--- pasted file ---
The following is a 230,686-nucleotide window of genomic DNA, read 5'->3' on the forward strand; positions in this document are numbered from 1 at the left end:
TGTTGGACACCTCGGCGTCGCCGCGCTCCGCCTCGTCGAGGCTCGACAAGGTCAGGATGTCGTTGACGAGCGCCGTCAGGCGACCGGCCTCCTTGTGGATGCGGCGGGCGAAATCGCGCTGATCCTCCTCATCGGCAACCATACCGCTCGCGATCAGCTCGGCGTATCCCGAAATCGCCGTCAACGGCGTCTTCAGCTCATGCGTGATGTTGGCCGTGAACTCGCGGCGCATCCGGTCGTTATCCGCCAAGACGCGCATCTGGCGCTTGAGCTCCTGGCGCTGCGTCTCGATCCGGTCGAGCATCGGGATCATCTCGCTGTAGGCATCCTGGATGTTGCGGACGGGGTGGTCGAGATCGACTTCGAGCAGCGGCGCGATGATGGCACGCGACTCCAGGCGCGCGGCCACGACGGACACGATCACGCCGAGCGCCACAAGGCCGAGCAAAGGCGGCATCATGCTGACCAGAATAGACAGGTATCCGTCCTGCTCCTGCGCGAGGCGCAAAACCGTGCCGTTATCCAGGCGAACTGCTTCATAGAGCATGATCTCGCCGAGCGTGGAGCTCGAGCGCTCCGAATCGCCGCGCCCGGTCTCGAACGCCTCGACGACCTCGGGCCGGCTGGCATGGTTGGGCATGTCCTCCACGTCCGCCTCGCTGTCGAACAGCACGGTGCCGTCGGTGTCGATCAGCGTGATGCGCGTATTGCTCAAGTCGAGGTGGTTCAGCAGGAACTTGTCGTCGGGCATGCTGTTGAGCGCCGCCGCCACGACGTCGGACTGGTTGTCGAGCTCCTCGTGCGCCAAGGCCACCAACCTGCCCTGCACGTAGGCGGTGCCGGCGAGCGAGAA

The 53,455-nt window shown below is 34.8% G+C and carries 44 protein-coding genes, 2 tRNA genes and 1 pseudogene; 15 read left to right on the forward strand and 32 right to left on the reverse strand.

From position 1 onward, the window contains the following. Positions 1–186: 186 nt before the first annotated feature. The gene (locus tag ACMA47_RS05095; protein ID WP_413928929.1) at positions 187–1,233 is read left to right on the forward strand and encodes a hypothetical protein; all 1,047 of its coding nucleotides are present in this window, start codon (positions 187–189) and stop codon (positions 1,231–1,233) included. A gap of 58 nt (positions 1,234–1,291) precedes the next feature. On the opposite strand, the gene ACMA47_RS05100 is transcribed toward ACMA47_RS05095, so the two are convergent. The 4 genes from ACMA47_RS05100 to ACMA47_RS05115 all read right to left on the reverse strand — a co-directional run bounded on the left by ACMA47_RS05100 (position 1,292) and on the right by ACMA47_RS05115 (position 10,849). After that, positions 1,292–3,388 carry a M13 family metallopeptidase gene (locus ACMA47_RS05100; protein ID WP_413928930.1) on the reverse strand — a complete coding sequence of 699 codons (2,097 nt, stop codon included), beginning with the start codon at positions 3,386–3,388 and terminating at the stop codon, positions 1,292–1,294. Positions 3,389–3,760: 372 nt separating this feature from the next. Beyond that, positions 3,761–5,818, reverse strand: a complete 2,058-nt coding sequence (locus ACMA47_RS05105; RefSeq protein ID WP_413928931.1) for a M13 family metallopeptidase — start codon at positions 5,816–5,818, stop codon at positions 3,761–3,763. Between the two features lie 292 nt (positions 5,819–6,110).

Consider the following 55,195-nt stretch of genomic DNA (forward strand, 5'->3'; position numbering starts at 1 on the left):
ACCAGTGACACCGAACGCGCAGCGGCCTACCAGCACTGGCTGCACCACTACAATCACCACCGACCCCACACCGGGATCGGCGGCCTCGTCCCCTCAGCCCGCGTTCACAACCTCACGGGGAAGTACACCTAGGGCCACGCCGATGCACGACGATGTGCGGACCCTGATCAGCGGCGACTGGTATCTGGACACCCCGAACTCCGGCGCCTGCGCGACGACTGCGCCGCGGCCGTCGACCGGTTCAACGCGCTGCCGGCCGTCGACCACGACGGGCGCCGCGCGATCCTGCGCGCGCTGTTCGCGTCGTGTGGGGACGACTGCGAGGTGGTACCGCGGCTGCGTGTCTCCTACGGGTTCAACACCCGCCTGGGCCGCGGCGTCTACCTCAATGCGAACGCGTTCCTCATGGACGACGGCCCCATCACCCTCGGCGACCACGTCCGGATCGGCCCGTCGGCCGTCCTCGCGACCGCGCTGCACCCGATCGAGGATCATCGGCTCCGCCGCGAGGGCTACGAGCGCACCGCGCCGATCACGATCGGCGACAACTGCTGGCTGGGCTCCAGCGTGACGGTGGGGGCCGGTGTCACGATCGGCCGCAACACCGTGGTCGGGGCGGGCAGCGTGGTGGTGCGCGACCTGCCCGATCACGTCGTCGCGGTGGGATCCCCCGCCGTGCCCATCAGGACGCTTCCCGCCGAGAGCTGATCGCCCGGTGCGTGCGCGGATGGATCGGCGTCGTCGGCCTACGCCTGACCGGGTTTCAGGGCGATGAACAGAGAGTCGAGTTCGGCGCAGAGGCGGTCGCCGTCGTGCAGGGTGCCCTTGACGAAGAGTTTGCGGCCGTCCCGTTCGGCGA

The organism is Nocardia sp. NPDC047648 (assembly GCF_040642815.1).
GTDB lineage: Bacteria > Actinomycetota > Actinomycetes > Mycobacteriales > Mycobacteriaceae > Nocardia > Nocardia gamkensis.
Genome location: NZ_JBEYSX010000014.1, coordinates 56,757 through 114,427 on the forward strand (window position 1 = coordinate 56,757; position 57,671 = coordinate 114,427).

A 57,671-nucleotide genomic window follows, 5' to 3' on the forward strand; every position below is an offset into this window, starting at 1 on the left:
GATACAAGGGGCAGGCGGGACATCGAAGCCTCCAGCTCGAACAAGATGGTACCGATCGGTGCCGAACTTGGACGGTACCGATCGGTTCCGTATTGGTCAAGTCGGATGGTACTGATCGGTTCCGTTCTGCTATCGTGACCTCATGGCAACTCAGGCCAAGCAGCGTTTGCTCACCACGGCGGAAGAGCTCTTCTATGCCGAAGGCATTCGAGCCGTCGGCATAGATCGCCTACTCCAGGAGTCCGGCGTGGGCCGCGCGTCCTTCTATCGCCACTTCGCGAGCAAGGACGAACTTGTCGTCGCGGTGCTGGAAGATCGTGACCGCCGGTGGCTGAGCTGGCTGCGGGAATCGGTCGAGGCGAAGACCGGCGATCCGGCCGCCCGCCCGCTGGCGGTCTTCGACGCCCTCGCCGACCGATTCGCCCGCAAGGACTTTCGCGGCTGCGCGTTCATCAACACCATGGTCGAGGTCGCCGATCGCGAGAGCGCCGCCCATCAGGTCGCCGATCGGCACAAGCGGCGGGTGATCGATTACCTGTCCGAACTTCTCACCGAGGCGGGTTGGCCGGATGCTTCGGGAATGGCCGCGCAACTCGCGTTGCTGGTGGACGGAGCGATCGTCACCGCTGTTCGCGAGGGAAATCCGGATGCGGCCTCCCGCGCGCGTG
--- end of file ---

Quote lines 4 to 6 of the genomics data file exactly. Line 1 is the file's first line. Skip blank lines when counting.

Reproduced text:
From position 1 onward, the window contains the following. Positions 1–186: 186 nt before the first annotated feature. The gene (locus tag ACMA47_RS05095; protein ID WP_413928929.1) at positions 187–1,233 is read left to right on the forward strand and encodes a hypothetical protein; all 1,047 of its coding nucleotides are present in this window, start codon (positions 187–189) and stop codon (positions 1,231–1,233) included. A gap of 58 nt (positions 1,234–1,291) precedes the next feature. On the opposite strand, the gene ACMA47_RS05100 is transcribed toward ACMA47_RS05095, so the two are convergent. The 4 genes from ACMA47_RS05100 to ACMA47_RS05115 all read right to left on the reverse strand — a co-directional run bounded on the left by ACMA47_RS05100 (position 1,292) and on the right by ACMA47_RS05115 (position 10,849). After that, positions 1,292–3,388 carry a M13 family metallopeptidase gene (locus ACMA47_RS05100; protein ID WP_413928930.1) on the reverse strand — a complete coding sequence of 699 codons (2,097 nt, stop codon included), beginning with the start codon at positions 3,386–3,388 and terminating at the stop codon, positions 1,292–1,294. Positions 3,389–3,760: 372 nt separating this feature from the next. Beyond that, positions 3,761–5,818, reverse strand: a complete 2,058-nt coding sequence (locus ACMA47_RS05105; RefSeq protein ID WP_413928931.1) for a M13 family metallopeptidase — start codon at positions 5,816–5,818, stop codon at positions 3,761–3,763. Between the two features lie 292 nt (positions 5,819–6,110).

Consider the following 55,195-nt stretch of genomic DNA (forward strand, 5'->3'; position numbering starts at 1 on the left):
ACCAGTGACACCGAACGCGCAGCGGCCTACCAGCACTGGCTGCACCACTACAATCACCACCGACCCCACACCGGGATCGGCGGCCTCGTCCCCTCAGCCCGCGTTCACAACCTCACGGGGAAGTACACCTAGGGCCACGCCGATGCACGACGATGTGCGGACCCTGATCAGCGGCGACTGGTATCTGGACACCCCGAACTCCGGCGCCTGCGCGACGACTGCGCCGCGGCCGTCGACCGGTTCAACGCGCTGCCGGCCGTCGACCACGACGGGCGCCGCGCGATCCTGCGCGCGCTGTTCGCGTCGTGTGGGGACGACTGCGAGGTGGTACCGCGGCTGCGTGTCTCCTACGGGTTCAACACCCGCCTGGGCCGCGGCGTCTACCTCAATGCGAACGCGTTCCTCATGGACGACGGCCCCATCACCCTCGGCGACCACGTCCGGATCGGCCCGTCGGCCGTCCTCGCGACCGCGCTGCACCCGATCGAGGATCATCGGCTCCGCCGCGAGGGCTACGAGCGCACCGCGCCGATCACGATCGGCGACAACTGCTGGCTGGGCTCCAGCGTGACGGTGGGGGCCGGTGTCACGATCGGCCGCAACACCGTGGTCGGGGCGGGCAGCGTGGTGGTGCGCGACCTGCCCGATCACGTCGTCGCGGTGGGATCCCCCGCCGTGCCCATCAGGACGCTTCCCGCCGAGAGCTGATCGCCCGGTGCGTGCGCGGATGGATCGGCGTCGTCGGCCTACGCCTGACCGGGTTTCAGGGCGATGAACAGAGAGTCGAGTTCGGCGCAGAGGCGGTCGCCGTCGTGCAGGGTGCCCTTGACGAAGAGTTTGCGGCCGTCCCGTTCGGCGA